Monogram 1/48 A-10A Thunderbolt II

KIT #: 85-5505
PRICE: $26.95 SRP
DECALS: One option
REVIEWER: Stephen Young
NOTES: Initial boxing


The Fairchild Republic A-10 Thunderbolt II is well known to anyone who follows current events as the aircraft has seen much combat since the first Gulf War in 1991 throughout Iraq, the Mideast, and Afghanistan. Developed by Fairchild-Republic in response to a 1967 United States Air Force directive for a low-cost attack aircraft specifications were developed using the feedback from combat in Vietnam based on the experience with the Douglas AD Skyraider and other contemporary jet aircraft and their specific short comings with regard to the close air support role. Revised specifications required the aircraft be designed specifically for a 30 mm rotary cannon, a relatively low maximum airspeed, a 16,000 pound external weapons load, and a 285 mile mission radius. Fairchild-Republic won the prototype fly-off against the Northrup Aviation design. The first production A-10 flew in October 1975, deliveries commenced in March, 1976 and the last of 715 airplanes was delivered in 1984. Since then the A-10 has received many upgrades, undergone a wing replacement program, and service life upgrades. In 2005 the entire fleet of 356 surviving aircraft began receiving Precision Engagement upgrades improving the fire control system, electronic countermeasures, smart bomb targeting, and all weather capability. Upgraded aircraft were redesignated A-10C. Operationally the A-10 has demonstrated close air support capability unmatched by any other western aircraft but despite a stellar record of battle tested accomplishment has been a target of budget and politically driven conflict regarding future use and future replacement. Through it all retirement of this great aircraft appears to have been deferred by the Air Force until 2022 when it will be replaced by the less capable (for close air support) F-35.


Initially released in 1986, Monogram's 1/48th scale A-10A remains widely available in different boxings on Ebay and commercially as the Revell/Monogram boxing. I am primarily a out of the box builder although as my building techniques have improved I will tend to add or change things that seem to improve my technique, building experience and end result. I obtained the Revell/Monogram kit on Ebay after reading about it and like many long time modelers I have a soft spot for Monogramís kits. With so much attention to the A-10 over the past 15 years due to active combat I decided to build it before the A-10 faded from the scene. The Revell/Monogram kit represents a A-10A and features in the kit that are missing from current aircraft in operation including any features of the LASTE (Low Altitude Safety and Targeting Enhancement) upgrade that includes multiple added antennae, sensors, and formation lights.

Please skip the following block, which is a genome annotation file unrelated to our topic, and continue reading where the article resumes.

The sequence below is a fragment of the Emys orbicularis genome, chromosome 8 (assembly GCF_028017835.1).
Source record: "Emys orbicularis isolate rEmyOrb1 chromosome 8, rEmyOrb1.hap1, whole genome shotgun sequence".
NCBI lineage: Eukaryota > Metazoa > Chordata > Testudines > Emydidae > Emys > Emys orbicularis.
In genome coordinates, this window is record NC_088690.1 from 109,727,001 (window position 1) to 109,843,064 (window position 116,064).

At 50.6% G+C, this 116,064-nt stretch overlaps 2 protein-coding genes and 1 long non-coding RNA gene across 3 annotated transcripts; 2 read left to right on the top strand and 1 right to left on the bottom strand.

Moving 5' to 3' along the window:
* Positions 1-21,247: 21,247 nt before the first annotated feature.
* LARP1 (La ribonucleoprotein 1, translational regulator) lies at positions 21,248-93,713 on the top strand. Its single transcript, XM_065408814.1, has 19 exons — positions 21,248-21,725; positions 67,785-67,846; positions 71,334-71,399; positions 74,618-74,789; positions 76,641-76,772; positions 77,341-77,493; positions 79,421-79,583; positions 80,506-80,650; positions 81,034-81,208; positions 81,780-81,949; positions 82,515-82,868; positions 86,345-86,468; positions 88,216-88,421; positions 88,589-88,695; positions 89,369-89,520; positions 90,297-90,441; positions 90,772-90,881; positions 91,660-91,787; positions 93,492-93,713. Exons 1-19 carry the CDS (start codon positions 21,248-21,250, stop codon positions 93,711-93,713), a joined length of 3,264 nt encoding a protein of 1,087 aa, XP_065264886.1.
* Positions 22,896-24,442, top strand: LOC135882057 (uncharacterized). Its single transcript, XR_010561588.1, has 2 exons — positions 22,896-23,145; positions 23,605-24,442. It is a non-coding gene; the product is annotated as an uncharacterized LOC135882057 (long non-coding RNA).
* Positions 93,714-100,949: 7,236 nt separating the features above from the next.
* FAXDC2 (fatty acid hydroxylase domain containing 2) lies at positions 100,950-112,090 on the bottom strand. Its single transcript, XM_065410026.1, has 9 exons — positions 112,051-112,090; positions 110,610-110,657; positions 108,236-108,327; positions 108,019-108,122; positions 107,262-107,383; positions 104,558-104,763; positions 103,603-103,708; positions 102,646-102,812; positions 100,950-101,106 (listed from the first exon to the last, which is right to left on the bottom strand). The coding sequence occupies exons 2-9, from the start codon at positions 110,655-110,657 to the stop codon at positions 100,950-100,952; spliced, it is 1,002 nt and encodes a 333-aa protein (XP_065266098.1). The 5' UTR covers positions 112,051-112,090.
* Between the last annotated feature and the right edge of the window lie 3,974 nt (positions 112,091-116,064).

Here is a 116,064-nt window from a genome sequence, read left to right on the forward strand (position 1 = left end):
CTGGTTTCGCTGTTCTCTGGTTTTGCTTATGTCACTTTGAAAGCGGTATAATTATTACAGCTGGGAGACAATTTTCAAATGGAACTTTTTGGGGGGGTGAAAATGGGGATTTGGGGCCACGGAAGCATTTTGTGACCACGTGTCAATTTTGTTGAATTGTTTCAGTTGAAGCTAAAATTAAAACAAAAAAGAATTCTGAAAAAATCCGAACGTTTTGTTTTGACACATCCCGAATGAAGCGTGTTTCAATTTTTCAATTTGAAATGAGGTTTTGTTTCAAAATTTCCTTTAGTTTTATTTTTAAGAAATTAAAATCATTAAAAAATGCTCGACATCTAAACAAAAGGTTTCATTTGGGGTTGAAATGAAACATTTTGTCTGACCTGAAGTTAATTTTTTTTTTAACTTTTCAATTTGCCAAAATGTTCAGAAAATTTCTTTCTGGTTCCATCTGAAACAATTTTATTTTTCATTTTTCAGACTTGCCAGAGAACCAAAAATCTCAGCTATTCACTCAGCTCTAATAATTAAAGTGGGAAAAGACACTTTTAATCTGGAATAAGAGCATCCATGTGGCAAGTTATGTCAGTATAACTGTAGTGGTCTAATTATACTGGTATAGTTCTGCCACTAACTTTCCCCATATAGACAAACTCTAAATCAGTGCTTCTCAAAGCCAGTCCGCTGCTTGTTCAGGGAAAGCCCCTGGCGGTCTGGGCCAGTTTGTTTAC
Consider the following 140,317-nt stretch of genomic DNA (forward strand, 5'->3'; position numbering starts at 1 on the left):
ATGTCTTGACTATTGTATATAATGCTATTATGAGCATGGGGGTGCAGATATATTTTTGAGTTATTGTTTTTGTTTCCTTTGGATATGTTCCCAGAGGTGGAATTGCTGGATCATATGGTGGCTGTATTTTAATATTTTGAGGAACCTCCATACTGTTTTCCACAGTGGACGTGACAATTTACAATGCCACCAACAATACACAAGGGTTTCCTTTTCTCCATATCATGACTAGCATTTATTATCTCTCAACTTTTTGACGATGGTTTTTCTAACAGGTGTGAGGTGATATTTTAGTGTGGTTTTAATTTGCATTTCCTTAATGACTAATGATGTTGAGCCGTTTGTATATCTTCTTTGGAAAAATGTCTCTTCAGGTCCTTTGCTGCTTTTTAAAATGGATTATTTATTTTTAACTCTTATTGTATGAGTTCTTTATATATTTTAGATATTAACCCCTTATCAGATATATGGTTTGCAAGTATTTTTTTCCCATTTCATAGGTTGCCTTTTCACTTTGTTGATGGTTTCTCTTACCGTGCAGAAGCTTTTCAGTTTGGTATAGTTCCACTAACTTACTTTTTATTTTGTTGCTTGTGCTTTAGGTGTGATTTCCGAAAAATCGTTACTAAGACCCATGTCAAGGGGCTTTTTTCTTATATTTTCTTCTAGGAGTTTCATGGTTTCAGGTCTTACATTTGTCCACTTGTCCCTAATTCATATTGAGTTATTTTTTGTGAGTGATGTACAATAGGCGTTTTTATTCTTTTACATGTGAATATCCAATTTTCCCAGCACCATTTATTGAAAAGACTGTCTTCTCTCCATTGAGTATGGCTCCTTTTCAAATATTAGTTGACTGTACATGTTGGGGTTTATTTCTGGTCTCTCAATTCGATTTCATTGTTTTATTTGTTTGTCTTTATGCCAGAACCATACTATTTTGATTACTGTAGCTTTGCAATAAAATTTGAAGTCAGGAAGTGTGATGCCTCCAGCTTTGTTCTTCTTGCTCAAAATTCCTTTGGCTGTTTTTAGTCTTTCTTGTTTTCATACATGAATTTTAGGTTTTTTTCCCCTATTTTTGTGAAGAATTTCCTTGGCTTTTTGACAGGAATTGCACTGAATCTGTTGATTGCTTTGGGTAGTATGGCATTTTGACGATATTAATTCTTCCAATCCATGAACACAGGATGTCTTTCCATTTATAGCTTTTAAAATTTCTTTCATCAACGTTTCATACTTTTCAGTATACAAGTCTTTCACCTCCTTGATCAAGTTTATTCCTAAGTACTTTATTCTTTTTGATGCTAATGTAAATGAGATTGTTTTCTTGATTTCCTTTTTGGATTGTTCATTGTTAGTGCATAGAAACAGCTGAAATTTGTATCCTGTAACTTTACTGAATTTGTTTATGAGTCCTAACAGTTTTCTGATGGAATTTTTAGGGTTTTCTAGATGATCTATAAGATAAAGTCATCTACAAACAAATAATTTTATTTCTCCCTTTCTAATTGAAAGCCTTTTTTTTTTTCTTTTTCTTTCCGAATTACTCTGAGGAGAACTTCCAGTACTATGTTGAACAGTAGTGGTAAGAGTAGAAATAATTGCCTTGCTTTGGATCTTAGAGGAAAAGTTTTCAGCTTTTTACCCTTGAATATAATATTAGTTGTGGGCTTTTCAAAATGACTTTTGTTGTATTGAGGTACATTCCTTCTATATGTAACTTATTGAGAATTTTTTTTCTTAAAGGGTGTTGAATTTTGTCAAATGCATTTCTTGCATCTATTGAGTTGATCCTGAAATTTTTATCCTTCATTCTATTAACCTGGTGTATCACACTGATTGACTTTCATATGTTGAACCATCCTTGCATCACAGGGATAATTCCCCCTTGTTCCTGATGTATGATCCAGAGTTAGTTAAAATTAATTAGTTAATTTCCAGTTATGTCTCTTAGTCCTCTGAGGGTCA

My understanding is that the Hobby Boss kit (which I do not have) does include these features. Since some of these are readily visible I decided to add some of the most visible missing features to the model. This would involve some simple scratch building as no after market upgrade with these features seems to be currently available. The Monogram kit models a production A-10A and has refined pylon detail including separate molded bomb shackles. The surface detail is raised panel lines with raised rivets (the real A-10 is covered with raised rivets in many areas). Included are a 600 gallon fuel tank, AGM-65 Mavericks, Mk-82 bombs, and cluster bombs. I decided to customize the weapons set up for the model by replacing some ordnance items and adding items from the 1/48th scale Hasegawa Weapons Sets A and C which are better quality parts. Instructions in the Revell/Monogram boxing are the typical single sheet with universal picture instructions with a painting and decal diagram for a single aircraft in the European I camouflage of the 47th Tactical Fighter Squadron, 917th TFW, United States Air Force Reserve.


My intent was initially to build the model essentially out of the box so the cockpit areas of the fuselage were airbrushed with Testors Model Master Aircraft Gray FS16473. The cockpit tub was also sprayed Aircraft Gray and the interior components painted by hand with Testors Acrylic Interior Black FS37031. For hand painting of flat surfaces I get the best results not using a traditional brush but rather Microbrush Superfine tuft brushes. The instrument panel and consoles have molded relief instruments so the visible surface was airbrushed with gloss white and after the paint was dry the panels were coated with Future. Flat black was then airbrushed over the dried Future and the dials and switches were picked out by wiping away the black paint using a enamel thinner dry brush technique. For me this is much easier and gives a much better result than dry brushing color over the raised relief. I did give some consideration to replacing the kit ejection seat with a Squadron True Details resin ACES II seat but this would require major surgery or replacement of the cockpit so I decided to use the kit seat. The kit seat represents a ACES II but the detail is soft; adding masking tape harnesses and some spare Monogram photo etch seat buckles from Monogramís F-117 kit improved the appearance. From this point on the engineering of the kit starts to let the builder down as fit and assembly issues start manifesting. The cockpit needs to be glued to one side of the fuselage before joining the two halves so it was glued into the right fuselage side with Devcon 5 minute epoxy. The fit is not good as the locating attachments are very unsatisfactory due to loose/sloppy fit. Despite lots of adjustment the fit was not perfect and I ended up with the cockpit slightly low on the left side; once the canopy is attached it will not be noticeable but it is annoying.